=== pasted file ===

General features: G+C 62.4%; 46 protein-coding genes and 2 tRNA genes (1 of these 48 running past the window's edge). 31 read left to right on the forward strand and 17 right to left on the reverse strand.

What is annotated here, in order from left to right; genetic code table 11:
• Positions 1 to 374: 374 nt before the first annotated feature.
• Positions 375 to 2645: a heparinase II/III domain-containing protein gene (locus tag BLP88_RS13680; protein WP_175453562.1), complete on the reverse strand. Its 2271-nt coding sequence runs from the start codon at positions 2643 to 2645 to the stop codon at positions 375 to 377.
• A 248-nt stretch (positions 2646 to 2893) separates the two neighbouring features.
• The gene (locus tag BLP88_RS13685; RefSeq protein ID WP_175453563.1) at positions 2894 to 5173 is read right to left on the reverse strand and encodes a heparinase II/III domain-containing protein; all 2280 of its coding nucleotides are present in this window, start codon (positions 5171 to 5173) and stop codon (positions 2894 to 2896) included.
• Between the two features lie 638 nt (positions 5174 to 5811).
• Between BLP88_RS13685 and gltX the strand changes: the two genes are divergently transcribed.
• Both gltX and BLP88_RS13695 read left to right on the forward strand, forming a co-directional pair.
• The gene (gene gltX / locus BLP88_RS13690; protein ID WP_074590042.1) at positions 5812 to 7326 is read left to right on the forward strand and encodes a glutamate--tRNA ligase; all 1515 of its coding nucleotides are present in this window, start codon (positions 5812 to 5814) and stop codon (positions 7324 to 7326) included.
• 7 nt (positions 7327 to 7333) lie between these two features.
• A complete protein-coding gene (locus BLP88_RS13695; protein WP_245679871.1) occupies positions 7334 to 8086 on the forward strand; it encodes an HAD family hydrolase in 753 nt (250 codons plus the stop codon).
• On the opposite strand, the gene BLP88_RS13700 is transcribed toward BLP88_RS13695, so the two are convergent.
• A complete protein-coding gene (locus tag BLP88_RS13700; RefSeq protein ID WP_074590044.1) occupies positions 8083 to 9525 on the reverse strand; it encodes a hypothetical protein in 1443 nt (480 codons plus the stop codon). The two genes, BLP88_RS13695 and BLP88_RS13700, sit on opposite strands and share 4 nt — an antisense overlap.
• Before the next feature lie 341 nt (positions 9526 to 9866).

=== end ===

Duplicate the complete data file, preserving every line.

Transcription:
General features: G+C 62.4%; 46 protein-coding genes and 2 tRNA genes (1 of these 48 running past the window's edge). 31 read left to right on the forward strand and 17 right to left on the reverse strand.

What is annotated here, in order from left to right; genetic code table 11:
• Positions 1 to 374: 374 nt before the first annotated feature.
• Positions 375 to 2645: a heparinase II/III domain-containing protein gene (locus tag BLP88_RS13680; protein WP_175453562.1), complete on the reverse strand. Its 2271-nt coding sequence runs from the start codon at positions 2643 to 2645 to the stop codon at positions 375 to 377.
• A 248-nt stretch (positions 2646 to 2893) separates the two neighbouring features.
• The gene (locus tag BLP88_RS13685; RefSeq protein ID WP_175453563.1) at positions 2894 to 5173 is read right to left on the reverse strand and encodes a heparinase II/III domain-containing protein; all 2280 of its coding nucleotides are present in this window, start codon (positions 5171 to 5173) and stop codon (positions 2894 to 2896) included.
• Between the two features lie 638 nt (positions 5174 to 5811).
• Between BLP88_RS13685 and gltX the strand changes: the two genes are divergently transcribed.
• Both gltX and BLP88_RS13695 read left to right on the forward strand, forming a co-directional pair.
• The gene (gene gltX / locus BLP88_RS13690; protein ID WP_074590042.1) at positions 5812 to 7326 is read left to right on the forward strand and encodes a glutamate--tRNA ligase; all 1515 of its coding nucleotides are present in this window, start codon (positions 5812 to 5814) and stop codon (positions 7324 to 7326) included.
• 7 nt (positions 7327 to 7333) lie between these two features.
• A complete protein-coding gene (locus BLP88_RS13695; protein WP_245679871.1) occupies positions 7334 to 8086 on the forward strand; it encodes an HAD family hydrolase in 753 nt (250 codons plus the stop codon).
• On the opposite strand, the gene BLP88_RS13700 is transcribed toward BLP88_RS13695, so the two are convergent.
• A complete protein-coding gene (locus tag BLP88_RS13700; RefSeq protein ID WP_074590044.1) occupies positions 8083 to 9525 on the reverse strand; it encodes a hypothetical protein in 1443 nt (480 codons plus the stop codon). The two genes, BLP88_RS13695 and BLP88_RS13700, sit on opposite strands and share 4 nt — an antisense overlap.
• Before the next feature lie 341 nt (positions 9526 to 9866).